So we had this idea. Next we thought about how we could support the initiative to get it going. We asked our friends on Facebook to share recommendations for their favorite small businesses that had an online storefront available, anywhere in the country, and set a budget of $20 before tax and shipping for each one shared. We made 13 purchases on the first day.
That was 13 unexpected orders received in the inboxes of 13 passionate small business owners. They covered an incredible array of offerings too; from clothing and crafting, to food, housewares, prints and decor - and even an independently owned bookstore! One of the businesses has been open since 1973; another just launched in January of 2020. We made purchases in nine different towns in three different states: California, Washington and Georgia.
And we are just one household.
Imagine if once a week anyone with the ability to do so picked a new business to support that was shared by a connection through social media, or discovered from an ad on your social media feed. Imagine if, in addition to our everyday purchase habits, we looked for opportunities throughout the year to make small purchases - not because we need something, but simply as a way to say to that business’s owner; “I believe in your dream.”
Because for a small business owner getting a new order for your shop is great; but knowing your dreams are supported is priceless.
So think about your favorite locally owned establishments. Think about your friend or family member who finally opened the Etsy shop they’ve been talking about for years because they lost their job or had to stay at home full time during the pandemic. Think about your top spots to go each time you visit friends and family in a different part of the state (or country).
Then make the pledge and take action each week:
If you can make a purchase at your favorite local businesses, even a small one, do. Then share it on social, tag their business accounts so they can reshare and let others know what you love about their products or services.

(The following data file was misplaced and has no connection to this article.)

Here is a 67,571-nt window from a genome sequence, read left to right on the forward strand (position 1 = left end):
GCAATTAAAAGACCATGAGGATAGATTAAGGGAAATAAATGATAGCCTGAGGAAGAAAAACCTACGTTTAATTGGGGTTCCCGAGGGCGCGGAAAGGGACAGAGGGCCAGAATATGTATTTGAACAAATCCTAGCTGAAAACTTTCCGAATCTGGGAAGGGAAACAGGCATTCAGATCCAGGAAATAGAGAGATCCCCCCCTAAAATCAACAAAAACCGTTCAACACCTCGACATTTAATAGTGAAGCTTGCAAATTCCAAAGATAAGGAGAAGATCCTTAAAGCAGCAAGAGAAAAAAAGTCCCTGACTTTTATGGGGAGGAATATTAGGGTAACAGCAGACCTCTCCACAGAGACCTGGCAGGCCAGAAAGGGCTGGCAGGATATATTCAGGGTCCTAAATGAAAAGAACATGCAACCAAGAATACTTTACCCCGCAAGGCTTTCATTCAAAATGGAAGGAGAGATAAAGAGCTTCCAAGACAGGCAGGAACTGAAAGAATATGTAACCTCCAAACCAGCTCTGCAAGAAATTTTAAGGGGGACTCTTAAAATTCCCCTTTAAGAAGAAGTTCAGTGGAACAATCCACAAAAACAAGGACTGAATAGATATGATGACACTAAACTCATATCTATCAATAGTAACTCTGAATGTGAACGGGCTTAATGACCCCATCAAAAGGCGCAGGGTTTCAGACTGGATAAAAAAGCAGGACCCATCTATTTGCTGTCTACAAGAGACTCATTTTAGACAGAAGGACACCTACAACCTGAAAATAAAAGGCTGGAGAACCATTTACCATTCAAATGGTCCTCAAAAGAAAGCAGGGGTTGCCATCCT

If you can’t make a purchase, follow the businesses on social media and help spread the word about their sales and specials by resharing to your feed or stories, or tagging a friend in the comments who might like their offerings.
And if you see your friend share a business they love on social media, take the time to check out the online shop and make a purchase if able. You just might find your new favorite thing, and you’ll be showing your support for the dreams of a small business owner!
Social media has been a lot of things to a lot of people lately; some good and some bad. But it continues to be the only low or no-cost form of communication for many small business owners to connect with their customers on a regular basis. Let’s keep the social in social media, and use this powerful tool to help amplify our favorite things in different parts of the country.
Many small businesses had to find a way to transition to online storefronts when COVID-19 closed down our country. Now we have a unique opportunity to use our social media networks to break down the geographic limitations of shopping small and encourage each other to support all American small and independently owned businesses.
We hope you’ll join us and do just that.
Megan & John
Small Business Partners and Advocates